Title Tags Really Matter for SEO, Clicks & Social

Title tags are ridiculously important for getting more visitors to click on your website when it appears in search engine results.

And lucky for you, they’re one of the simplest things you can change on your site. More SEO (search engine optimization) bang for the buck!

Why Title Tags Matter for Traffic & SEO

Title tags displayed as link in Google search results

#1 Title tags are the most prominent part of a search result

Google and other major search engines use the title tag of a web page as the link to that page in search results. It’s what people will see and choose to click – or not.

You can see the titles of websites in the image to the right.

#2 Title tags are one of the most important ranking factors for SEO

When search engines try to determine what a web page is about – and therefore, what keyword searches it should show up for – the title tag is one of the most important factors that the engines consider.

If you want a page on your website to rank better for a certain keyword, include that word in the title tag.

Of course, search engines also consider factors that aren’t on the web page itself, including links to the page from other websites. These are called inbound links or backlinks.

#3 The title tag is at the top of the page and tab in a web browser

The title tag displaying in web browser

The title tag on your web page can help orient your visitors and tell them what to expect to find in a specific browser window. This is particularly important when people used tabbed browsing or have multiple windows open at once.

#4 The title tag is what displays when someone shares a link on social media sites

Title tag pulled into Facebook post link

If someone shares a link to your site in social media sites like Facebook or Google+, what shows up is the title tag of that page. It’s great if people share your links, but if the title tag isn’t appealing or informative, less people are going to click on it and visit your site.

How to Make a Great Title Tag

An effective title tag:

#1 Persuades people to click it.

If the title tag for a web page is just a bland statement of the topic, it may rank well for that keyword, but could be too boring to get clicked. A compelling title tag can increase your click-thru rate (CTR) — that’s the percentage of people who see your search result and click on it.

#2 Includes a few relevant keywords.

Because it is such a strong factor in search rankings, it’s a good idea to place one or two of your important keywords or keyword phrases in the title tag. Make sure it’s still interesting for people, though – you want to make sure it gets clicked.

#3 Accurately matches the page content and your goals.

Is the web page strictly informational, an interesting blog post you would like people to share, or a place to purchase something? Your title tag should help people understand what their experience will be on that page.

You also want to make sure that your title tag is consistent with the content so you don’t entice someone to click the search result and then make them bounce as soon as they arrive at the page. Remember, the whole point of using search engine optimization to get people visiting your site is to convert them once they arrive. You want them to read something, buy something or sign up for something – you don’t want them to leave as soon as they land.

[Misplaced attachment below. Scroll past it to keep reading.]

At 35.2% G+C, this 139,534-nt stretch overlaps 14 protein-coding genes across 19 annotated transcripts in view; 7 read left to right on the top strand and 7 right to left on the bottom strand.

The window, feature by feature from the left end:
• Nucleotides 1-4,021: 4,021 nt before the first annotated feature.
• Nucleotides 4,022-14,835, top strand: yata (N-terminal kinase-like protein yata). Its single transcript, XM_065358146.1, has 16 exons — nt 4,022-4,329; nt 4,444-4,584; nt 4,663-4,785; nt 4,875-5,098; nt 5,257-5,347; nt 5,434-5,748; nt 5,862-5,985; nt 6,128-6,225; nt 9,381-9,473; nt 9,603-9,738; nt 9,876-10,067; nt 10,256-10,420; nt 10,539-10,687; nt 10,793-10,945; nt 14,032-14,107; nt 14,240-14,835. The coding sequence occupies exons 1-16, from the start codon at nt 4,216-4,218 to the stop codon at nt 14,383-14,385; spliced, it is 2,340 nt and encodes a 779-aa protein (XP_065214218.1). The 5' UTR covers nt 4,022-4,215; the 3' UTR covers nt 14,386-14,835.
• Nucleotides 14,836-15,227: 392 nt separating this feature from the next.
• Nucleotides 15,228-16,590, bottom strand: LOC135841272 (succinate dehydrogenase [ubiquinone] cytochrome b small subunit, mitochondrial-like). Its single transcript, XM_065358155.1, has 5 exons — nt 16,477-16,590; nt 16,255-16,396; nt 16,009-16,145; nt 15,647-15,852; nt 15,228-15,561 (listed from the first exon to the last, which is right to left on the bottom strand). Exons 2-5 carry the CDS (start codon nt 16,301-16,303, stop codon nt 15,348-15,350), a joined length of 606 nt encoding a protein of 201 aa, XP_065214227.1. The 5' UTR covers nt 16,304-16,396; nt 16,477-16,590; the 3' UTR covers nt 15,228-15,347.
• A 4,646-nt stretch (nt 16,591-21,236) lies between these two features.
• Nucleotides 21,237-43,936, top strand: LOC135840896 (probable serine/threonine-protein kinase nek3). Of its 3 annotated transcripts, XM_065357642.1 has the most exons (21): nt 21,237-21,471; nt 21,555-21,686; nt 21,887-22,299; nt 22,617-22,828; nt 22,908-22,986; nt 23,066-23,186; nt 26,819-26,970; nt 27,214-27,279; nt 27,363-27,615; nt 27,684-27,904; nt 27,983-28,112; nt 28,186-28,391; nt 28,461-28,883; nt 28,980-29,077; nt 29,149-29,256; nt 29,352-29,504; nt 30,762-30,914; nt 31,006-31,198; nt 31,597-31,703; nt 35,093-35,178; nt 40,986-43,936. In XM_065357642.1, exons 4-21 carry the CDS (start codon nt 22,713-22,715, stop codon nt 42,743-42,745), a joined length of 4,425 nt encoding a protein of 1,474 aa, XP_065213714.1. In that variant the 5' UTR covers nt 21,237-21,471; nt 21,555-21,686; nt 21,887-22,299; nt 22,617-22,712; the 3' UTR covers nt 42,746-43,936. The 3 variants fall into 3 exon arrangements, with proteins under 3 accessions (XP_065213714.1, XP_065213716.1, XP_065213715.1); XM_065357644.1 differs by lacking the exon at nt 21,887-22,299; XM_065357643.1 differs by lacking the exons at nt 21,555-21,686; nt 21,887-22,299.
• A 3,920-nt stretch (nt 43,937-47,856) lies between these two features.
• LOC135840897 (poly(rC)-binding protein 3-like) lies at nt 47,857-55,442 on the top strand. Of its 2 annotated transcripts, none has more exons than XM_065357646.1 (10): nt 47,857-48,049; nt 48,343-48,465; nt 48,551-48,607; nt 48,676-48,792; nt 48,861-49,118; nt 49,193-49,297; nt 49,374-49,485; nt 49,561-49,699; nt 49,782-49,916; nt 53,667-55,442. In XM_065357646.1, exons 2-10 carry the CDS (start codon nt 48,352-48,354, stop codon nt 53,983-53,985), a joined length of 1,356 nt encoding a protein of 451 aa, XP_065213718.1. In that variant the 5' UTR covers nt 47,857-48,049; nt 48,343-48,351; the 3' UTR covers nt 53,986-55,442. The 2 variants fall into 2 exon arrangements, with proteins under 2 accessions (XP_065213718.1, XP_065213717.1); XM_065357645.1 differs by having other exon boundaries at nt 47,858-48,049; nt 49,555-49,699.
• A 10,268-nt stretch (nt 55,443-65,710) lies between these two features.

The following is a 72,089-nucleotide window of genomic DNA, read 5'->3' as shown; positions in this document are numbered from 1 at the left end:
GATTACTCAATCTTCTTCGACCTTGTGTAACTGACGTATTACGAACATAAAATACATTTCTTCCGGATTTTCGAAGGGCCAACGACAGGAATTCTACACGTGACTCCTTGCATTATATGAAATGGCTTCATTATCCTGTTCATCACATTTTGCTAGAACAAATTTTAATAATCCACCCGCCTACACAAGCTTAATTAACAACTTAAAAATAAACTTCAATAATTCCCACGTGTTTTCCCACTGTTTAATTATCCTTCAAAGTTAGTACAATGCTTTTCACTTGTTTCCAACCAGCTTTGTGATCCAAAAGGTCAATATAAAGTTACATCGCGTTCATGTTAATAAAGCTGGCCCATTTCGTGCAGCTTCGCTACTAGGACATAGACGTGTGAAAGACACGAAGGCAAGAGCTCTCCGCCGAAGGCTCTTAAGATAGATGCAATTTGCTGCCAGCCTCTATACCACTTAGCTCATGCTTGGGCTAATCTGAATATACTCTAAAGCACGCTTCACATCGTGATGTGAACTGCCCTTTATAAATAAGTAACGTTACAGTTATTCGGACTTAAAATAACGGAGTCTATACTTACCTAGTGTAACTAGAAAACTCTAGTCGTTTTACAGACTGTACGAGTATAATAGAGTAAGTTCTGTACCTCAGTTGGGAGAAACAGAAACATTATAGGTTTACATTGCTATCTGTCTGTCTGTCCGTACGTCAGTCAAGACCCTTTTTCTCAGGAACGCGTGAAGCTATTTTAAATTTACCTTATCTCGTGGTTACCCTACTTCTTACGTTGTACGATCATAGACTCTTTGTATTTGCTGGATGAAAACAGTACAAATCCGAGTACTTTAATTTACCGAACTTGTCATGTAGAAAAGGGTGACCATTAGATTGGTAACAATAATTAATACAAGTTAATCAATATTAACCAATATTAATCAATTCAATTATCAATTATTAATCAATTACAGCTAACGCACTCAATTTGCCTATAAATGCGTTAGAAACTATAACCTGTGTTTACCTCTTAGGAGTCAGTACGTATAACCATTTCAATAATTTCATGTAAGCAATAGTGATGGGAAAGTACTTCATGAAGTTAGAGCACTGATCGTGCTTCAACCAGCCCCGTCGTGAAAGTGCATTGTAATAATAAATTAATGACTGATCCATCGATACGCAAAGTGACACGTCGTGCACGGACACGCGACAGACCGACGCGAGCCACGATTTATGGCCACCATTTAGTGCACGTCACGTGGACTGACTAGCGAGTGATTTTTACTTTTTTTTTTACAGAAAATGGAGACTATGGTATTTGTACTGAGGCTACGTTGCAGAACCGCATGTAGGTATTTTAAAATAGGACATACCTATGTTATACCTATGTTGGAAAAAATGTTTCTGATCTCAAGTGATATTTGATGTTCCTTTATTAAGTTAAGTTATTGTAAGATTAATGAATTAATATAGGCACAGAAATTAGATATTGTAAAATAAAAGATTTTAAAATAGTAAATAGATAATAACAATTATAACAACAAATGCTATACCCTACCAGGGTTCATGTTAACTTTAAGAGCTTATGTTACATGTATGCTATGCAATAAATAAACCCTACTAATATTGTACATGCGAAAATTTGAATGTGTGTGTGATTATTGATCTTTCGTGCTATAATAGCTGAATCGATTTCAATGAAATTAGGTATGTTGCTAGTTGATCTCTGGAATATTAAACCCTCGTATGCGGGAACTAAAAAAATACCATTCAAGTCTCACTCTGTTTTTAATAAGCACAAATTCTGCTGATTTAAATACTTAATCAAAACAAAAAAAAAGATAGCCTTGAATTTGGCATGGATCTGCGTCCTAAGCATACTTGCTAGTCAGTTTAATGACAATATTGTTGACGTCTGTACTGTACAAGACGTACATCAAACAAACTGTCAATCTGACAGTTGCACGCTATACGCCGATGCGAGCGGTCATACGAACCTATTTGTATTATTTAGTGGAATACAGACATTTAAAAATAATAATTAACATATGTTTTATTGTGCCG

Let’s say someone clicks on a link with the title, “Introduction to Photography.” That title implies they’ll get some free information on the topic. If they end up landing on a page that just overwhelms with aggressive sales pitches for cameras and other gear, and little actual information about photography, they’ll leave.

If you are trying to sell something on the page, be honest about it in the title tag. You’ll get visitors who have at least some interest in checking out your product or service, and they’ll be receptive to your pitch.

If the title doesn’t contain keywords relevant to the page’s content, it’s unlikely to show up when people search for what matters to you, or persuade as many people to click.

Make Sure Your Title Fits Search Results Parameters

The text of your title tag should be less than 70 characters long. Google won’t display more than 70 characters in the title tag link in its search results – longer title tags are cut short and end with “….”


The text portion of your title tag should include plain text only. HTML tags won’t do anything except make your site look broken.

Give Every Page Its Own Unique Title Tag

Every page on a website should have its own unique content, including a distinct title tag that isn’t used for any other page on the site.

If a web page doesn’t have a unique, accurate title tag:

  • Google and other search engines may choose not to use the page’s title tag, and instead make up their own text to serve as the page’s link in search results.
  • It could be seen as duplicate content, and disregarded by search engines.
  • It will be harder for you – and your visitors! – to distinguish one page of your site from another.

How to Change Your Title Tag

However you edit your website’s content, you will want to look for <title>Your current title tag</title> and change the text to improve its SEO, according to the above tips.

The title tag should go in the top part of the code for the web page, after <head> and before </head>.

For example, the title tag for this article and web page is coded like this:

<title>Title Tags Really Matter for SEO, Clicks & Social | Kristina Weis’s Blog</title>

Remember that each page on your website should have its own unique title tag, so don’t stop after you’ve improved the title of your site’s home page.

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